The importance of a safe and secure building is paramount, irrespective of whether it is somebody's flat or the world's biggest skyscraper. Indeed, UK fire law is continually reassessed to ensure owners or managers of these buildings are doing all they can to prevent or reduce the threat of a blaze from breaking out. While these measures are in place, it is then up to those in charge of a building to implement changes, such as a fire risk assessment or fire alarm installation, so that those occupying it are properly protected.
Which is why after a series of hotel fires in the south-west, Devon and Somerset Fire and Rescue has decided to do more to make sure more people understand fire regulations in place in the UK. The authority will be hosting several events - aimed at owners of guesthouses and hotels - next month with the aim of doing just that. "We want to give these business owners the information they need to comply with legislation," Bideford station manager Graham Rooke told the North Devon Gazette. "We'll also show them the effects of fire; how devastating it can be and how quickly it can spread. The events are free and so far we have about 200 people booked into them but we would like to spread the word and get as many as possible to attend." Fire safety officers in the area have witnessed several serious conflagrations over the last few years, costing lives and ending businesses.
The news provider reports that Tantons, a hotel in Bideford, was fined £40,000 by Exeter Crown Court because of a breach of fire regulations. Mr Rooke and his team hope to eliminate the chances of this happening again through their roadshows. But it's not just in Devon. Last October, the Hull Daily Mail reported that the Gilson Hotel in Feren was forced to shut after local safety inspectors found it was in breach of laws. It revealed that fire alarms were not working and exits were obstructed, posing a huge threat to those staying and working in the building.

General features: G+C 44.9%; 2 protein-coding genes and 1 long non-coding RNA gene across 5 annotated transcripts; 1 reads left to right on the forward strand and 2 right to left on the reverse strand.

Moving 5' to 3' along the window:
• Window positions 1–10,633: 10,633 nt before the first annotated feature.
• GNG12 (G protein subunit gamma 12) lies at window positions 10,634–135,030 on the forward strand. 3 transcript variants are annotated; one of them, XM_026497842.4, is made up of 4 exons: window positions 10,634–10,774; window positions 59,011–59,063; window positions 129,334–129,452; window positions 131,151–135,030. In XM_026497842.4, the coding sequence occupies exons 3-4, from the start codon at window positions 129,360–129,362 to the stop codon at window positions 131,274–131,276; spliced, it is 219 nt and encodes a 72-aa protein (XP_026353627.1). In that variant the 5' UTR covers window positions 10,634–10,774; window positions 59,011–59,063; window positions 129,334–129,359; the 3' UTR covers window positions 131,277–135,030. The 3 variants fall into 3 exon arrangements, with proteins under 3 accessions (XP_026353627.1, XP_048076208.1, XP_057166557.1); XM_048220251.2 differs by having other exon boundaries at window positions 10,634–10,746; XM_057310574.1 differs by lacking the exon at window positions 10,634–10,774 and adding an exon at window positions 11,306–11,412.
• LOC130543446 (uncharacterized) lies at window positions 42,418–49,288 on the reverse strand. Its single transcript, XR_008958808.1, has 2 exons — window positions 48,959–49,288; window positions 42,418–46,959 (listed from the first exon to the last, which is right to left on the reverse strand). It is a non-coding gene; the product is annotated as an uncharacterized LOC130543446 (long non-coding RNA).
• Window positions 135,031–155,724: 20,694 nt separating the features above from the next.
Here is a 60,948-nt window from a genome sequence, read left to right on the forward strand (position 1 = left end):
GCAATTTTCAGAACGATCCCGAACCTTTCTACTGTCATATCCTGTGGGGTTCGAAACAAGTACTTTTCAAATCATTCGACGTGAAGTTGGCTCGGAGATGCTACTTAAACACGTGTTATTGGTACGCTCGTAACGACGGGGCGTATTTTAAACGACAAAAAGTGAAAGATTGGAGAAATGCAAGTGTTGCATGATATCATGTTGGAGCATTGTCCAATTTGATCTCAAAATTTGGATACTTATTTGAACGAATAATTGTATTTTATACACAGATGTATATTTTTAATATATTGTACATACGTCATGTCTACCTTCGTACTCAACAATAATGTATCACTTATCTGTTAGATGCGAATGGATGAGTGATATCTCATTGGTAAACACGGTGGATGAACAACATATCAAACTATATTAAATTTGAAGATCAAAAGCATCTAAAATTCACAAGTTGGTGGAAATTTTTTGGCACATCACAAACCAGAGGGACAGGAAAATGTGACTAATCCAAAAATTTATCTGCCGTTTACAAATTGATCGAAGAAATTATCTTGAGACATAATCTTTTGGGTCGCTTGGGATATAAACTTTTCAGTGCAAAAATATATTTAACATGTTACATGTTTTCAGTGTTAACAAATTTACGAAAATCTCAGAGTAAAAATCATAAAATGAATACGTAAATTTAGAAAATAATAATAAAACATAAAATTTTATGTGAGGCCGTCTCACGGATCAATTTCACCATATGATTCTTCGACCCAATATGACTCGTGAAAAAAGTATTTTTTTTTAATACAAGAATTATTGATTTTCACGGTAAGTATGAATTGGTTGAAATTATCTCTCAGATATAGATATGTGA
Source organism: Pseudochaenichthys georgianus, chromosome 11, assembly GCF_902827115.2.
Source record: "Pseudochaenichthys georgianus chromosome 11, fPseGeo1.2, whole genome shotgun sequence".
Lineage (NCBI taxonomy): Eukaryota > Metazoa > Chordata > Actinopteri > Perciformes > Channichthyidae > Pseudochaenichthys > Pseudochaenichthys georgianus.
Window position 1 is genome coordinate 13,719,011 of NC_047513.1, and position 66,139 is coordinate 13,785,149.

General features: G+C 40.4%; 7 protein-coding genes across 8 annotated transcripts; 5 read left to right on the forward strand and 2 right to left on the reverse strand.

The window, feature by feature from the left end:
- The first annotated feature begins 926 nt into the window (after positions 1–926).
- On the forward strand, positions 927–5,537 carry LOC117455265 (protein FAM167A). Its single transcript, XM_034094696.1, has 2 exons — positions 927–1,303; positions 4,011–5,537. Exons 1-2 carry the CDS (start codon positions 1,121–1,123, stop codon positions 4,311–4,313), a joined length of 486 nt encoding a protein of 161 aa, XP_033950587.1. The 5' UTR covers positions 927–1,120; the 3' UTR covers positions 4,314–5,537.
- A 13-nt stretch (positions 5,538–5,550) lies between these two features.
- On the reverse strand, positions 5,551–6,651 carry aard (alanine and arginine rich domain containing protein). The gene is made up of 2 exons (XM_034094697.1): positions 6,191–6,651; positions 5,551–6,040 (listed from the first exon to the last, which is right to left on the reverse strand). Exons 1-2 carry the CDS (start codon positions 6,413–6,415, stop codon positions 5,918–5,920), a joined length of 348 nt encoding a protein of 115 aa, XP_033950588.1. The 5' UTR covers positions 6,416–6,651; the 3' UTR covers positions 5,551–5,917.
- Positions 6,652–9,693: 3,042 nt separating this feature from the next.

Owners of all commercial properties in England and Wales must carry out a 'suitable and sufficient' fire risk assessment under the Regulatory Reform (Fire Safety) Order 2005. The Responsible Person can face up to two years in prison or an unlimited fine if they fail to comply with the legislation. As part of this, the government has already published a fire risk assessment guide on sleeping accommodation, designed to provide a Responsible Person with further guidance on fire precautions. On the subject of fire alarms, the guide says that control and indicating equipment should be tested every 24 hours, while fire-warning systems should be tested once a week.